On Friday, an iconic part of the Magnificent Seven, Mille Fleurs, was handed over to the National Trust of T&T after four years of restoration work and $10 million spent to return the structure to its former glory.
The home was built in 1904 as a gift to Dr Enrique Prada from his wife, Virginia and, since then, stood resolute overlooking the Queen’s Park Savannah. But as the years went by, time took its toll until the decision was taken by cabinet in 2016 to include the building as part of a restoration programme for iconic structures in T&T.
The now restored structure was described by Dr Prada’s great-granddaughter, Heather May-Wittet, in one word—“perfect.”
“This is wonderful. It’s a privilege for myself and my family to see this come alive again,” Heather May-Wittet told Guardian Media following the handing over ceremony.
“My dad would have brought me here as a child, maybe 12 or 13. The last time (I came here) was maybe 20, 23 years ago. I was not able to come upstairs because the floors…they were rotting. It was unsafe to come up.”
The house, she said, was a perfect match to the photos in the family album.
May-Wittet also brought a piece of her great grandmother to the ceremony; a pair of her earrings, handed down through the generations, which she wore.
She was accompanied to the ceremony by her daughter, Jessie-Marie Chaves who first stepped foot inside the house in March along with her children. She remembered passing the house while on her way to visit her grandparents, looking at the house while passing by and was extremely grateful for the effort that went into preserving not only a part of her family’s history but the country’s.
“It was like that used to be our family’s home (and now) I tell my kids; that was our family home,” she said.
“This is part of our history, this is part of our family history. So it’s very special, very meaningful, very special to be back here and to know the hard work and planning and the thought and those who fought to keep the house still standing and who fought to keep it beautiful…it really should be commended.”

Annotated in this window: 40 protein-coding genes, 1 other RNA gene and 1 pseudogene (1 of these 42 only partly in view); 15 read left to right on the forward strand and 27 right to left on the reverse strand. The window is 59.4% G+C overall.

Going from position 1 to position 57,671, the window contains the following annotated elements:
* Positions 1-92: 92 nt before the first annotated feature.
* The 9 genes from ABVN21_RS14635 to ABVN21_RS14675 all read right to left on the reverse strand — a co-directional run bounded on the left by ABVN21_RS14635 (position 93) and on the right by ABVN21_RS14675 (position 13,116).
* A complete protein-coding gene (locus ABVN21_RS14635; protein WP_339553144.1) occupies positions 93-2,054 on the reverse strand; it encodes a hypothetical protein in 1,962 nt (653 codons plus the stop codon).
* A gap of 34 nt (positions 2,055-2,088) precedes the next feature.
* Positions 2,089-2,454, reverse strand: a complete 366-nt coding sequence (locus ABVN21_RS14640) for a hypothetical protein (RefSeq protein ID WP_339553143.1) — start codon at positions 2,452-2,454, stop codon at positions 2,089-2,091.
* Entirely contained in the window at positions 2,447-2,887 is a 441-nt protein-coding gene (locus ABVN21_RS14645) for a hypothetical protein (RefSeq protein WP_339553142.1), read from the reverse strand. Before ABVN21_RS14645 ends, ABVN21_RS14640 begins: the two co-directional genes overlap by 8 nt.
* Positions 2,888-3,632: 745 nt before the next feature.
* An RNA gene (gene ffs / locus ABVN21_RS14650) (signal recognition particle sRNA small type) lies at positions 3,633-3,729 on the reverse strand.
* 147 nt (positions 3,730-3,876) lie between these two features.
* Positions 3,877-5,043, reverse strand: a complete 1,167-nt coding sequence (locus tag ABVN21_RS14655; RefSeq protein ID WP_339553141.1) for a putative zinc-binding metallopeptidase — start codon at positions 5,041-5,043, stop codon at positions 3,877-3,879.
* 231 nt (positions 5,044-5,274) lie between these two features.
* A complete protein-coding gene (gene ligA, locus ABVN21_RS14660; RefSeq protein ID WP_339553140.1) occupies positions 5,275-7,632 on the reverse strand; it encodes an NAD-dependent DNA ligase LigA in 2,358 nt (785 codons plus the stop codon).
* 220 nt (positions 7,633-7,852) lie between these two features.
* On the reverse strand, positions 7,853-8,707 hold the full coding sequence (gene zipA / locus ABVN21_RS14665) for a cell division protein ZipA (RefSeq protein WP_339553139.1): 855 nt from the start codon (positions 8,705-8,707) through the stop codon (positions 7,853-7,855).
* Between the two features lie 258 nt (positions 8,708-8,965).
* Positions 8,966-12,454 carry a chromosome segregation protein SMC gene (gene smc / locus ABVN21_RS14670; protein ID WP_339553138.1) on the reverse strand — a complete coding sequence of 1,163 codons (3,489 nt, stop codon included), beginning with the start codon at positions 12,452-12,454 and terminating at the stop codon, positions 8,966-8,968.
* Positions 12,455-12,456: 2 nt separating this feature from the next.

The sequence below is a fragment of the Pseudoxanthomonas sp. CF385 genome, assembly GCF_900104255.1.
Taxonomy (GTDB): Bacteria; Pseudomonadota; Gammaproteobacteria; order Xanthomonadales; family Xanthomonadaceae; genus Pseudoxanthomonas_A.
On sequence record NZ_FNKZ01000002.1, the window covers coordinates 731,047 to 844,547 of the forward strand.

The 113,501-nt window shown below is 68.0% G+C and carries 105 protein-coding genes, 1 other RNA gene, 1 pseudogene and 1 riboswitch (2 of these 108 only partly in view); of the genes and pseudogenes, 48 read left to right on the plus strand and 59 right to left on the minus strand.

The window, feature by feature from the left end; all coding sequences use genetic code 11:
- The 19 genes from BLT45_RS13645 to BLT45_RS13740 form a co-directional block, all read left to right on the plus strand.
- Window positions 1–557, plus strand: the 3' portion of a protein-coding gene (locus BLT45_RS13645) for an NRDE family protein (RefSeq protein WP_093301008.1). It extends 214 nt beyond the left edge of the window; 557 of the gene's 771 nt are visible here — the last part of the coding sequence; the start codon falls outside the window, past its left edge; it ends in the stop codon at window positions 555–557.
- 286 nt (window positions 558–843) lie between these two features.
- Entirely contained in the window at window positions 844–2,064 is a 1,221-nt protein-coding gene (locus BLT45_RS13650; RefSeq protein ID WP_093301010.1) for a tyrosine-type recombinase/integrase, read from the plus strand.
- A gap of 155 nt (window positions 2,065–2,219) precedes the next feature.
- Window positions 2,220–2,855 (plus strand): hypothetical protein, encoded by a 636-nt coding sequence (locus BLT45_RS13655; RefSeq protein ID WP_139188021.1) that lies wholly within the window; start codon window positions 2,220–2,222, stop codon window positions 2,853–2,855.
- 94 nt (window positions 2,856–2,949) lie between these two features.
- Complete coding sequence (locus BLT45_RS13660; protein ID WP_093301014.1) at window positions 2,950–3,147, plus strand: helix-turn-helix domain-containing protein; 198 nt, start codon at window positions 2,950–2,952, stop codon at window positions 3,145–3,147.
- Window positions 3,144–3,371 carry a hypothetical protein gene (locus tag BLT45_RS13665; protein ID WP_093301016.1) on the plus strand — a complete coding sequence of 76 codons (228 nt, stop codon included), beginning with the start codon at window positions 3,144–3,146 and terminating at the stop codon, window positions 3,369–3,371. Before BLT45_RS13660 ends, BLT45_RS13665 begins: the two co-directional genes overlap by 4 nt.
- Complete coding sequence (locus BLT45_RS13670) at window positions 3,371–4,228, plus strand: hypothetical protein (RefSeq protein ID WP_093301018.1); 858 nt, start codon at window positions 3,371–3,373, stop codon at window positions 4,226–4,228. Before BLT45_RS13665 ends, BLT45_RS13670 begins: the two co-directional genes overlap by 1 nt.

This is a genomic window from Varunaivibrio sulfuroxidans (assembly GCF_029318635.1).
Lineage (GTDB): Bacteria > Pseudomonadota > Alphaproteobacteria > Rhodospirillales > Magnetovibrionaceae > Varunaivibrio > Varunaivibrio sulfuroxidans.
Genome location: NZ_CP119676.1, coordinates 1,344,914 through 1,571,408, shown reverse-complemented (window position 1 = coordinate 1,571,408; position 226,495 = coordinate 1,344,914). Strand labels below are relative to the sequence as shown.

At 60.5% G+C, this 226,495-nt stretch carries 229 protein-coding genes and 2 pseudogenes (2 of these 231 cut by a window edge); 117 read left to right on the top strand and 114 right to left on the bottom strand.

About Mille Fleurs restoration
Mille Fleurs was built in 1904 by George Brown of the Trinidad Trading Company as a gift to Dr Enrique Prada who would serve as the Mayor of Port-of-Spain from 1914 to 1917.
Dr Prada was a scholar and a public-minded man. Born in Venezuela in 1867, he came to Trinidad at an early age where he lived until his death in 1944.
Named among Trinidad’s “Magnificent Seven” buildings and recognised by the public as national heritage site, the restoration project was meant to significantly enhance the morale of the national community.
The project included the restoration and transformation of the building from a private residence to a public museum.
Another building named “The Mews” was constructed on the site of the former stables, at the rear of the property which will contain offices for the museum staff; a restoration and heritage library; storage of antiques; public bathrooms and a small cafeteria and shop for the visitors.
Landscaped gardens and ambient exterior lighting was done to complement the architecture and create an elegant contrast to the Savannah at night. Seating will also be provided in a designated area on the grounds to allow visitors to view and enjoy the gardens.